Jan. 5, 2011 at 10:01 PM ET
What do WikiLeaks and mass bird die-offs have in common? Both anomalous phenomena have been linked in with the popular fascination with unidentified flying objects and the prospects for alien contact — all of which adds to a rising, under-the-media-radar buzz over unexplained phenomena.
The buzz is evident in the recent voting for the top space story of 2010: The past year's spate of UFO reports received the most votes in our unscientific end-of-year news poll. That doesn't prove anything ... except that there's a continuing level of interest in the UFO phenomenon. That interest is reflected as well in the results from opinion polls, the airing of TV shows such as "V" and the appetite for books such as "UFOs: Generals, Pilots and Government Officials Go on the Record."
Last month, at the height of the disclosures of confidential U.S. government files, WikiLeaks founder Julian Assange said there would be "references to UFOs" in yet-to-be-published sections of files — contributing to the long-running rumblings that the White House would soon make some admissions about alien contact.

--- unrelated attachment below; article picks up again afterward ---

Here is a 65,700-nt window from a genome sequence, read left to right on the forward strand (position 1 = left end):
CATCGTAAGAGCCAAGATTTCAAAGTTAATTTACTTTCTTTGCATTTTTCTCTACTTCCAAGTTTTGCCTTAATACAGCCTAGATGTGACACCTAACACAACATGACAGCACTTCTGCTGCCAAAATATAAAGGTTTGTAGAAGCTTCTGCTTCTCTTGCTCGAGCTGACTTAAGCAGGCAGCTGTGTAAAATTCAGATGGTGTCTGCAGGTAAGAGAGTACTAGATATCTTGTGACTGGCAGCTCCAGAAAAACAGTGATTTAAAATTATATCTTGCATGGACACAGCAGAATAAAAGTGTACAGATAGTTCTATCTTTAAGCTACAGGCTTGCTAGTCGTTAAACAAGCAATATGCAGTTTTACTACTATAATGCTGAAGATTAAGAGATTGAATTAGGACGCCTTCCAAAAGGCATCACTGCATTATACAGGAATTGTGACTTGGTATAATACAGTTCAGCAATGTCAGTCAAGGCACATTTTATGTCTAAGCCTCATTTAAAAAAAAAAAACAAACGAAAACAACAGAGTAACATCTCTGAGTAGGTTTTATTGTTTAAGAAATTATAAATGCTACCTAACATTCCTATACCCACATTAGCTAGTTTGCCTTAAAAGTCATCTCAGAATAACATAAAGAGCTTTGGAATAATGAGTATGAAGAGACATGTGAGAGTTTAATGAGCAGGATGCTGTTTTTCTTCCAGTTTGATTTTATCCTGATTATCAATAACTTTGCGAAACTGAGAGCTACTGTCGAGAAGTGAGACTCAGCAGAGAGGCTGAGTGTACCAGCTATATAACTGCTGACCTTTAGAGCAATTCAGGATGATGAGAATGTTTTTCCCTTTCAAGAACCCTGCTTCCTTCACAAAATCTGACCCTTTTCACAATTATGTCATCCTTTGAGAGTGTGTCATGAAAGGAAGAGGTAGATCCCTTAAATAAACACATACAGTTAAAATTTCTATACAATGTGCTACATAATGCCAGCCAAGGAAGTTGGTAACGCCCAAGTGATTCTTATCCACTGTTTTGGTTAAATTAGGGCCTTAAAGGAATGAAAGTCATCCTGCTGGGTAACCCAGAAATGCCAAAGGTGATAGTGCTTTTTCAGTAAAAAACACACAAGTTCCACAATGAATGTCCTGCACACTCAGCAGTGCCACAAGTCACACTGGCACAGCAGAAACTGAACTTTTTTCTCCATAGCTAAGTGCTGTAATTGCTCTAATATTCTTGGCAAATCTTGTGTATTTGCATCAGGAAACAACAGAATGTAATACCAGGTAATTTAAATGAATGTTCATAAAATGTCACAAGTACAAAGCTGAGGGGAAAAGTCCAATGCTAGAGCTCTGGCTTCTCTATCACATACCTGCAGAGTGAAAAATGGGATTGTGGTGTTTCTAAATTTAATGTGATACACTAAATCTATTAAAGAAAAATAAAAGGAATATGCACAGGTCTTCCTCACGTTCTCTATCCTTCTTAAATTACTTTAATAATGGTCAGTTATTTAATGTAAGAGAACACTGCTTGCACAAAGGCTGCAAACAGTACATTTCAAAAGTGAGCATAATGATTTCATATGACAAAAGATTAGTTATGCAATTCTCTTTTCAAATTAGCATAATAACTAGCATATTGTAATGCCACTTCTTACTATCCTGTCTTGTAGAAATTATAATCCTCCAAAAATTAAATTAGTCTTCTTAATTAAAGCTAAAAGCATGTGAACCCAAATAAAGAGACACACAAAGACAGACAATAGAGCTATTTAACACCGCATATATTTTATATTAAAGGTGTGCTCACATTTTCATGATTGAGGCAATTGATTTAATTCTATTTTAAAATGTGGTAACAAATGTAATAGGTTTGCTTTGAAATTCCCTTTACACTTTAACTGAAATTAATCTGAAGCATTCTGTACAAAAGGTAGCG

The past week's mass deaths of birds in Arkansas, Louisiana, Kentucky and Sweden have also sparked speculation that invisible UFOs or stealth research projects were behind the die-offs. The reality is likely to be much more mundane: Statistics from the U.S. Geological Survey suggest that wildlife die-offs occur every few days, although the New Year's Eve blackbird blast in Arkansas rates among the top five of the past year. An Arkansas fish kill is likely to be traced to disease, based on the clues gathered so far. (Check out Cristine Russell's posting to The Observatory at Columbia Journalism Review for an aflockalypse timeline.)
And what about the pending WikiLeaks disclosure? Well, several countries — including Britain, Canada, France and New Zealand — have been releasing their UFO files over the past few years, so it wouldn't be surprising if U.S. diplomats cabled back some of the inside scoop about those files as they were coming to light.
In the meantime, the UFO buzz is sure to pick up whenever there's an anomaly to chew over ... even if the anomaly turns out to be bogus.
Extraterrestrial disclosures of a more scientific sort are also on their way in the weeks ahead. Here are a few to watch for:
More about the planet search: